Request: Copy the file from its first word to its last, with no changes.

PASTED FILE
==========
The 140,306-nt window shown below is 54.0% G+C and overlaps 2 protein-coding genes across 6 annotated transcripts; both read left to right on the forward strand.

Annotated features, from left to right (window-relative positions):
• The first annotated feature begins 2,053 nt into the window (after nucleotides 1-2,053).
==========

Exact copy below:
The 140,306-nt window shown below is 54.0% G+C and overlaps 2 protein-coding genes across 6 annotated transcripts; both read left to right on the forward strand.

Annotated features, from left to right (window-relative positions):
• The first annotated feature begins 2,053 nt into the window (after nucleotides 1-2,053).